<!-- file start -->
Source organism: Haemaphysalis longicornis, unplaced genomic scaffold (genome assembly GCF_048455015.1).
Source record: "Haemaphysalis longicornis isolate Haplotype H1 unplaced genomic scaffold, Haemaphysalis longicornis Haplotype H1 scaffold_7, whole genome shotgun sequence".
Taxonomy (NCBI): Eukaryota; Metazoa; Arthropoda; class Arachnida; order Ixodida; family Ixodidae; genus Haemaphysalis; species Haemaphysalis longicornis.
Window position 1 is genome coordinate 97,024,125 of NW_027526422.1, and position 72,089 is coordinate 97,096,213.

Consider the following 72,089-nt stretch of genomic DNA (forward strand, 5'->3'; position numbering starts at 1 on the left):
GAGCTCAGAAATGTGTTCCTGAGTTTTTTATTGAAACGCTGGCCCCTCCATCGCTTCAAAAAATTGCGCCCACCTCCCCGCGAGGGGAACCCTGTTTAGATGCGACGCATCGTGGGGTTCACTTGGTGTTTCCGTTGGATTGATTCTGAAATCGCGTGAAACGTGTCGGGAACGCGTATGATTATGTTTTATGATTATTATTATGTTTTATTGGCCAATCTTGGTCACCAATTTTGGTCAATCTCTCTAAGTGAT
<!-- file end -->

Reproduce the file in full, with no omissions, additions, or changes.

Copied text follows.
Source organism: Haemaphysalis longicornis, unplaced genomic scaffold (genome assembly GCF_048455015.1).
Source record: "Haemaphysalis longicornis isolate Haplotype H1 unplaced genomic scaffold, Haemaphysalis longicornis Haplotype H1 scaffold_7, whole genome shotgun sequence".
Taxonomy (NCBI): Eukaryota; Metazoa; Arthropoda; class Arachnida; order Ixodida; family Ixodidae; genus Haemaphysalis; species Haemaphysalis longicornis.
Window position 1 is genome coordinate 97,024,125 of NW_027526422.1, and position 72,089 is coordinate 97,096,213.

Consider the following 72,089-nt stretch of genomic DNA (forward strand, 5'->3'; position numbering starts at 1 on the left):
GAGCTCAGAAATGTGTTCCTGAGTTTTTTATTGAAACGCTGGCCCCTCCATCGCTTCAAAAAATTGCGCCCACCTCCCCGCGAGGGGAACCCTGTTTAGATGCGACGCATCGTGGGGTTCACTTGGTGTTTCCGTTGGATTGATTCTGAAATCGCGTGAAACGTGTCGGGAACGCGTATGATTATGTTTTATGATTATTATTATGTTTTATTGGCCAATCTTGGTCACCAATTTTGGTCAATCTCTCTAAGTGAT